The 5.1 DTS-HD MA Cantonese track is rather effective as well, but also mostly reserved for intermittent jump scares and the like. The track is pretty front heavy most of the time, but the ambient effects for when the spirits move things around in the back room, or when something leaps out and startles the viewer do exactly what they were supposed to do, and with good authority too. The second half of the film tends to be a bit more mild as the film deviates from horror into a melodrama, but there are a few ghost scenes (such as the ghost screaming at the fire demon) where the bass really jumps out of the framework and shake things up. Dialog is crisp and clean, and there’s really nothing bad I can say about the track besides that it’s a little reserved in the LFE and surround department.

Extras: :1star:
• Making of Featurette
• Trailers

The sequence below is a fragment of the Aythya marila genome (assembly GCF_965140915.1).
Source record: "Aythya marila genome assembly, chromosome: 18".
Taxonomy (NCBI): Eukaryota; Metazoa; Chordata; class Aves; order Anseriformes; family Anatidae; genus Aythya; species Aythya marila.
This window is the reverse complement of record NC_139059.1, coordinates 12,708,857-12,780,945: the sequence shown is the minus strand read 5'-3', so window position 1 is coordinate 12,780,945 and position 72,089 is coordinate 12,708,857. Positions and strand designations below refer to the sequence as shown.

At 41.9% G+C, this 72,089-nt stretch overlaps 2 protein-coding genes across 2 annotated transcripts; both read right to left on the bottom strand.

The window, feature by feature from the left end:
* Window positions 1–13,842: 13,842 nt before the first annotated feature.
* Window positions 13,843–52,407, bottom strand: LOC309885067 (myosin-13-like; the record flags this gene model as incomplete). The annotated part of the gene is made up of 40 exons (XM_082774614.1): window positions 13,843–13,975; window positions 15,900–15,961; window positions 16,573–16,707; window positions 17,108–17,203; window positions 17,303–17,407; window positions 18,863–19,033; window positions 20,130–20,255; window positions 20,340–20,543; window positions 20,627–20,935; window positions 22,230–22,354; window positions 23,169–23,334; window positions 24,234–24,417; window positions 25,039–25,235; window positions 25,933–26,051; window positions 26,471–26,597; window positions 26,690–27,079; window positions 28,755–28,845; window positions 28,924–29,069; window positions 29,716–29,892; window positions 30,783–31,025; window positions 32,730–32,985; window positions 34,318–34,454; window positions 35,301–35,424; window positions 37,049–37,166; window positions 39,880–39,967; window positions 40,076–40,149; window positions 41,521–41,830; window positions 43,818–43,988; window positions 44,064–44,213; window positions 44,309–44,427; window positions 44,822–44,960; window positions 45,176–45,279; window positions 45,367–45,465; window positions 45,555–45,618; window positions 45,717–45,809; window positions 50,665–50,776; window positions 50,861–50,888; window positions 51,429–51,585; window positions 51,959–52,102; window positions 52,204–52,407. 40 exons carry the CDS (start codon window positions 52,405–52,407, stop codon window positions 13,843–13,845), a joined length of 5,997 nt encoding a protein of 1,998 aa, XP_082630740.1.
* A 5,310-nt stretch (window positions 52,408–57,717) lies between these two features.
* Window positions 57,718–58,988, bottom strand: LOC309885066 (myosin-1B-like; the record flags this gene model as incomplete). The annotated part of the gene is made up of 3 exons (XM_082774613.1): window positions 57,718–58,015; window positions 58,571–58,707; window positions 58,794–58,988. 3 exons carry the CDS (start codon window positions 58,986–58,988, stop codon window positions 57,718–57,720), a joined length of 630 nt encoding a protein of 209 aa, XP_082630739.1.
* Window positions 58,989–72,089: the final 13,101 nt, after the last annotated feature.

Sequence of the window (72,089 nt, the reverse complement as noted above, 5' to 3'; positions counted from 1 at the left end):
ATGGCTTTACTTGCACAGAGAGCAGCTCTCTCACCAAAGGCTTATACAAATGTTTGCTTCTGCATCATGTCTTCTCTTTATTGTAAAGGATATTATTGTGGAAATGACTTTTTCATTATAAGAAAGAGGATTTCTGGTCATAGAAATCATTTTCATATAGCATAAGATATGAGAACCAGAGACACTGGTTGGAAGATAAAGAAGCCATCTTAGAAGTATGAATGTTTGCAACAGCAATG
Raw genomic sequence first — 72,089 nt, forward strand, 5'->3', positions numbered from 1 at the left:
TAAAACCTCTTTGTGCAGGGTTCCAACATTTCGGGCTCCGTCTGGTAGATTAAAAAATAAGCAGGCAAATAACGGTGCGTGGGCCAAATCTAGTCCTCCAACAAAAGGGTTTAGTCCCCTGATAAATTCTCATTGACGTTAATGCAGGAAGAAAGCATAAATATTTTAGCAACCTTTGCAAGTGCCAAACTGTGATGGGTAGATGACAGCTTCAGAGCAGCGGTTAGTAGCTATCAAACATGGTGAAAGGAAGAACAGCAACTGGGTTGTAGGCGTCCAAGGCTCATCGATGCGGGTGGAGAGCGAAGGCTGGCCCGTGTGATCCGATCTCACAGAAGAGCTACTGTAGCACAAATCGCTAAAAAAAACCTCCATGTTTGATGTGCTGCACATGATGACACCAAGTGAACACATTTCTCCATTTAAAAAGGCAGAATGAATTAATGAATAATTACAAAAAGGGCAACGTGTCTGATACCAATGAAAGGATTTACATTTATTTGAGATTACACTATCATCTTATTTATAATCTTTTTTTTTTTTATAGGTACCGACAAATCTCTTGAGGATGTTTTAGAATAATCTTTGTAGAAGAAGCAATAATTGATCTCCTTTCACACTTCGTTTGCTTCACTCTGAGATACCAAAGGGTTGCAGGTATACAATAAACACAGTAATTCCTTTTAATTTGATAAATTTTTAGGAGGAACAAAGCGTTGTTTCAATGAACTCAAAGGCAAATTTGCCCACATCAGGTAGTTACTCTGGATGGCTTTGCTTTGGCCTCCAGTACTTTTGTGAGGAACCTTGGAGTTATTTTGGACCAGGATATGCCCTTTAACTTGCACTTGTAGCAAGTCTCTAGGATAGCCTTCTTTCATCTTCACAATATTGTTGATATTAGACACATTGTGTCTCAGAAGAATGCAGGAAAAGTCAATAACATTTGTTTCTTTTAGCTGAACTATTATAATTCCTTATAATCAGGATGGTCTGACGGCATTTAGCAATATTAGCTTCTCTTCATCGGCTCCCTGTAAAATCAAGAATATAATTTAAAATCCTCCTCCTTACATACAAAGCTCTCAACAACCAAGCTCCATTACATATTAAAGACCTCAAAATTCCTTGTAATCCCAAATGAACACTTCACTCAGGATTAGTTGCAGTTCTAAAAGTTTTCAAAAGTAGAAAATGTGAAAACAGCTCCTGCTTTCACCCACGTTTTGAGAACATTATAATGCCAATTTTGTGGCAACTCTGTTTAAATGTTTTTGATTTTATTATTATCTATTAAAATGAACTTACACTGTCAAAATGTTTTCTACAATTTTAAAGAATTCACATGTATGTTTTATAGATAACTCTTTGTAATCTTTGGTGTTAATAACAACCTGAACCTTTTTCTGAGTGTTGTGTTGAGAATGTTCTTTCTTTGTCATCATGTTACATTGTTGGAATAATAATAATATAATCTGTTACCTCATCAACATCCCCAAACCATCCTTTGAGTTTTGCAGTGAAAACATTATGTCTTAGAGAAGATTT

Final Score: :3stars:

The Lingering is a bit of a strange film. The dual story mode really is kind of jumbled up, and while the 3rd act gets really toughing and emotional, when you think about what came before it you start wondering to yourself what the point was. Whole plot lines and the entire tone of the first half of the film is just thrown to the wayside and the viewer is left scratching their head one what movie they were actually watching. It’s almost as if the director decided to completely change genres about halfway through, and with the jump in timelines decided to just wander in another direction. The Blu-ray itself sports good audio and video, but the typical lack of extras. I don’t want to say “skip it” because the latter half of the movie gets really good with the mother/son drama, but it is a hard sell to just recommend as the film is disjointed and fractured as a whole. Tentative rental is my personal recommendation.

Technical Specifications:

Starring: Bob Yin-Pok Cheung, Kai-Chung Cheung, Athena Chu, Fung Lee, Yao Tong, Terry Zou
Directed by: Ho Pong Mak, Derrick Tao
Written by: Edmond Wong, Dong Zheng
Aspect Ratio: 2.39:1 AVC
Audio: Catntonese: DTS-HD MA 5.1, Cantonese DD 2.0
Subtitles: English
Studio: Well Go USA
Rated: NR
Runtime: 85 minutes
Blu-Ray Release Date: October 15th, 2019

Recommendation: Tentative Rental

Last edited:


AV Addict
Jul 13, 2017
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Thanks for the review. Based on this, I will skip it. :)